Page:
Great Basin Permaculture Takes on Challenge of Growing Sustainably in Arid Nevada Environment
April 3, 2013 | Nicola Kerslake
When Las Vegas-based sustainable agriculture enthusiast Jessica Penrod decided to begin learning about permaculture, she sought out local study courses in vain. Permaculture is the branch of sustainable agriculture that reaches back to pre-industrial times for inspiration as to sustainable uses of land; it combines horticulture, design, architecture and engineering in a philosophy which encourages followers to treat each landscape as a waste-minimizing ecology. As such, it’s well suited to Nevada’s desert environment, where water and soil are inherently scarce resources.
Eventually, Penrod and her friend and fellow gardener Tiffany Whisenant met local flower store owner Peter Frigeri at a First Friday, a monthly cornucopia of art, people watching, and food trucks that has become a staple of the thriving downtown Las Vegas scene. They began to exchange permaculture books: “we started a book club of three!” Penrod laughs.
Over time, the group decided to put their learning into practice, founding a non-profit, Great Basin Permaculture, and partnered on a 5,300 ft2 parcel of land inside the four acre Vegas Roots Community Garden, based near downtown Las Vegas. “It was your classic abandoned lot,” Penrod notes. Like most new non-profits, Great Basin lacked much in the way of funding, so supplies were scavenged and donated; for instance, manure was donated by members of the community.
The farm’s first plants were mesquite trees, primarily for the coverage that they provide, but also for the oft-neglected beans, which they grind into a flour “so good it tastes like chocolate” according to Penrod. Over time, they’ve been joined by many other crops including artichokes, herbs, beans, corn, squash, date palms, and nut trees. Most are edible, but even those planted for forage or ground cover have found other uses. A Mexican visitor pointed out that dry birdhouse gourds, originally grown as ground cover, can be filled with alcohol, which then cures to create a tonic for internal bleeding.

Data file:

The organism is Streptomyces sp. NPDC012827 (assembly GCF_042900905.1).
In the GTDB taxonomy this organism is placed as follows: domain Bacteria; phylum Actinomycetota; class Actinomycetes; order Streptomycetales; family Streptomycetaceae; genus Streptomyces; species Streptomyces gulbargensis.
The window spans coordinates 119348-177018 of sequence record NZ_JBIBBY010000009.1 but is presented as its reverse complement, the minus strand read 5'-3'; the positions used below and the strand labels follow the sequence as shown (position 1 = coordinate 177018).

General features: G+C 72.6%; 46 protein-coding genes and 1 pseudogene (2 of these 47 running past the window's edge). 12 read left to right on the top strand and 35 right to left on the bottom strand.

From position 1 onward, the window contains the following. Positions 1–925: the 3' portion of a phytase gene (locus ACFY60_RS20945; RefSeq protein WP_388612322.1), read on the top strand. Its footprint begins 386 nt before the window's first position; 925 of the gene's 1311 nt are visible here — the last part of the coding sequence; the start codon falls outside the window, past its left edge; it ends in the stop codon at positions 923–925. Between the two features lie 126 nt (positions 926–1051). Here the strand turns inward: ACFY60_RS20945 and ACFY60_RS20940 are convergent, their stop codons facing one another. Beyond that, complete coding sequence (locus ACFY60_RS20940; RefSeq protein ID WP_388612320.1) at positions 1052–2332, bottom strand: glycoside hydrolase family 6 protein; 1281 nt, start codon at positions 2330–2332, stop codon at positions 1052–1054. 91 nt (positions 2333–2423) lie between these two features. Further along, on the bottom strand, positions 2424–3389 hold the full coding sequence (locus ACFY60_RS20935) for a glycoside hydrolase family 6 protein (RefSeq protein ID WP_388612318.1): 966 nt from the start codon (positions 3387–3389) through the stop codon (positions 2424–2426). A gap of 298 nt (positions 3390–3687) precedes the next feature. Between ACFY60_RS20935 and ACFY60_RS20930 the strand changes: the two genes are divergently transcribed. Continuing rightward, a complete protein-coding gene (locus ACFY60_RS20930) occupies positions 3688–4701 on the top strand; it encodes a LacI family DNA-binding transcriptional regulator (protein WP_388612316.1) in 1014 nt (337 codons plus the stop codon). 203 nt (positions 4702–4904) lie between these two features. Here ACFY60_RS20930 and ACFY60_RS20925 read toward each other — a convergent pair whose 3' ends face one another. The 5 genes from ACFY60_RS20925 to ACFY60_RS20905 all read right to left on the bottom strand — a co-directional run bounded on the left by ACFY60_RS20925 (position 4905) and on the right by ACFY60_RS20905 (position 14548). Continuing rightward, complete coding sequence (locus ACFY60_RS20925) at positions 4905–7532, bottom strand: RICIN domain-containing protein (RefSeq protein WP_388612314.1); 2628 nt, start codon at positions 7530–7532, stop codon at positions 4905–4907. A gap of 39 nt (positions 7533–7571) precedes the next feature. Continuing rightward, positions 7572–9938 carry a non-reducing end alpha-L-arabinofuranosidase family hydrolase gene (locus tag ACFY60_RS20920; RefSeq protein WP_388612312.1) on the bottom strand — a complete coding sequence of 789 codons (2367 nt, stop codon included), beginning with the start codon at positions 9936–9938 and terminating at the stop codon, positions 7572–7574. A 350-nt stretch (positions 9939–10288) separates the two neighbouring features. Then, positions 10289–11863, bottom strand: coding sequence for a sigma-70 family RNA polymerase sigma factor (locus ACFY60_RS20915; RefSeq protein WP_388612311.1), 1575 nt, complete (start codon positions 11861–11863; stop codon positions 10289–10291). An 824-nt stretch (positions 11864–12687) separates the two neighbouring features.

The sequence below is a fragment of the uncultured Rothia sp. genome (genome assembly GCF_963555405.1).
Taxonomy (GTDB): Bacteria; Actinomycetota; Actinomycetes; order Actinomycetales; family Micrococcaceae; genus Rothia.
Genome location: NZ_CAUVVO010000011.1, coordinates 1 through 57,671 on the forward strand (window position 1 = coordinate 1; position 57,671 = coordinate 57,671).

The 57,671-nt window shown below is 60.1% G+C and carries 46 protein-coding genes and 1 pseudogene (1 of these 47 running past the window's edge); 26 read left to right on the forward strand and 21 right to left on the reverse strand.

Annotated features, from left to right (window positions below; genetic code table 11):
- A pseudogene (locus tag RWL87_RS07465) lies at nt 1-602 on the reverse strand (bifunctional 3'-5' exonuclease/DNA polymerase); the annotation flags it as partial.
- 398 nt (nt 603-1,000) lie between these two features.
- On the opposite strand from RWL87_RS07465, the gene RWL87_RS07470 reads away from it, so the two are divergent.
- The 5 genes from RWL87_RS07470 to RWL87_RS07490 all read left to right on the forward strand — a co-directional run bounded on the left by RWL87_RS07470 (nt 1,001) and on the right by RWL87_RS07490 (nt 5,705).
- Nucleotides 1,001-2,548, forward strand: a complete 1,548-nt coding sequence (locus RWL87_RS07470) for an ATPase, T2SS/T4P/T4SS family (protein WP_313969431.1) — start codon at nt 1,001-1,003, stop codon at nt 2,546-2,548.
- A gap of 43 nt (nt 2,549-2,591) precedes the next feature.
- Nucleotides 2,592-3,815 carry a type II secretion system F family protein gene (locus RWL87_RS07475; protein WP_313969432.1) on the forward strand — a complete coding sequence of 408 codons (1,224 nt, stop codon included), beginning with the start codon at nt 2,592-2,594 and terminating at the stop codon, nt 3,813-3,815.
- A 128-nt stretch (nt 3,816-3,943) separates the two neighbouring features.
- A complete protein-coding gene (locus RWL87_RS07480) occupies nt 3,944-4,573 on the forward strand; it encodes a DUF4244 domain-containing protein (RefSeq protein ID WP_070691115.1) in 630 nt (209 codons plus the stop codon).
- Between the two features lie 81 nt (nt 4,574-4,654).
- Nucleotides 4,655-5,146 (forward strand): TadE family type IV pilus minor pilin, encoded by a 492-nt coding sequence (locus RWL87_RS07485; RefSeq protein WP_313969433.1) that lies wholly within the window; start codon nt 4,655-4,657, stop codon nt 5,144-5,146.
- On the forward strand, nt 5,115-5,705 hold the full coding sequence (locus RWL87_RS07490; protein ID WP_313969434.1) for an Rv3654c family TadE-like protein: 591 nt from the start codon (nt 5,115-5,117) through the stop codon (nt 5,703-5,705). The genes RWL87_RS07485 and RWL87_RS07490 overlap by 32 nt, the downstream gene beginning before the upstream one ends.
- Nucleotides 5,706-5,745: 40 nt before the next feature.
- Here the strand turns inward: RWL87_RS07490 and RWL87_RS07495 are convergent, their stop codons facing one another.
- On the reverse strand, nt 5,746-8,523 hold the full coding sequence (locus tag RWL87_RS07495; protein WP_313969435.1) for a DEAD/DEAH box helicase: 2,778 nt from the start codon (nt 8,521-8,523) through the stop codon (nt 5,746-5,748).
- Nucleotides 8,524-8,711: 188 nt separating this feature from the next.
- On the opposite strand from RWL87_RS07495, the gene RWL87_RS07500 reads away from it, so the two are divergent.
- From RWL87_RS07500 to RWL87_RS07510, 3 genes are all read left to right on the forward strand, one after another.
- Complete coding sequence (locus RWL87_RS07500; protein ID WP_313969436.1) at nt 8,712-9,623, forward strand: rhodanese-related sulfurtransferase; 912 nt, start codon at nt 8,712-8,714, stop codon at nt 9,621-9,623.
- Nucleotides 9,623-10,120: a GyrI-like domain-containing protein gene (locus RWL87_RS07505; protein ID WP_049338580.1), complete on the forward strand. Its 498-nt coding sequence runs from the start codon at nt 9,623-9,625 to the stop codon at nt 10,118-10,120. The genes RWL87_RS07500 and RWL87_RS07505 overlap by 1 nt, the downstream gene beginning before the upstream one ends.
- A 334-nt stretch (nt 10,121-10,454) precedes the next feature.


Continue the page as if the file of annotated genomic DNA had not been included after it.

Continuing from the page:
The group takes a novel approach to their farm, brainstorming ideas that might work in the challenging arid environment. Permaculture allows for a wide variety of disciplines, with some members interested in design, while others focus on vermiculture. Penrod’s day job is as a flight attendant, and she finds inspiration in her travels; “I try to find a permaculture garden in whichever city I’m in, whether it’s Buenos Aires or Little Rock.” Donations are always welcome, whether in the form of fruit trees or compost, and the team will often build a project around these. “We’ll always find a place for a new plant,” Penrod notes.
One particular triumph has been water conservation. “Our bills have never risen above $15 per month, even in the summer,” Penrod says. That’s a few dollars less than the average residential water bill in the city. This has been achieved by using water-retaining sunken beds, watering only at night, and installing drip irrigation for some crops, but Penrod’s biggest tip is Christmas tree mulch, spread as widely as possible; “it does a great job of keeping moisture in the soil.”
Funded by various in-kind donations, such as one from the Native Seeds Search in the form of heirloom seeds, the “core group” of Great Basin is only around five people, but they’re supplemented by a large revolving group of volunteers. The group encourages volunteers to donate as much or as little time as works for their schedule, and offers a variety of events to engage them, from monthly meetings and lectures from knowledgeable speakers to Saturday morning ‘work bees’.
This coming weekend – April 5th through 7th – the organization is hosting the third annual “Madre Tierra” Permaculture Conference, offering a combination of instruction from experienced permaculturist Larry Santoyo, founder of EarthFlow Design Works, and hands-on activities. True to the spirit of the organization, part of the weekend will be spent installing wicking beds – a method that allows more food growth with less water and waste – at local art gallery Blackbird Studios; “it’s an experiment that we’ve wanted to try for a while” Penrod notes.
When I ask about Great Basin’s vision for the future, they describe their mission as “to inspire sustainable choices for our dry land community through education and action.” Penrod’s goals for the Permaculture Learning Garden are clear; “ultimately, we’d like to create a sustainable food forest that duplicates the patterns found in nature, here in the desert.”
More information about this weekend’s conference can be found at the Great Basin Permaculture website; tickets are still available.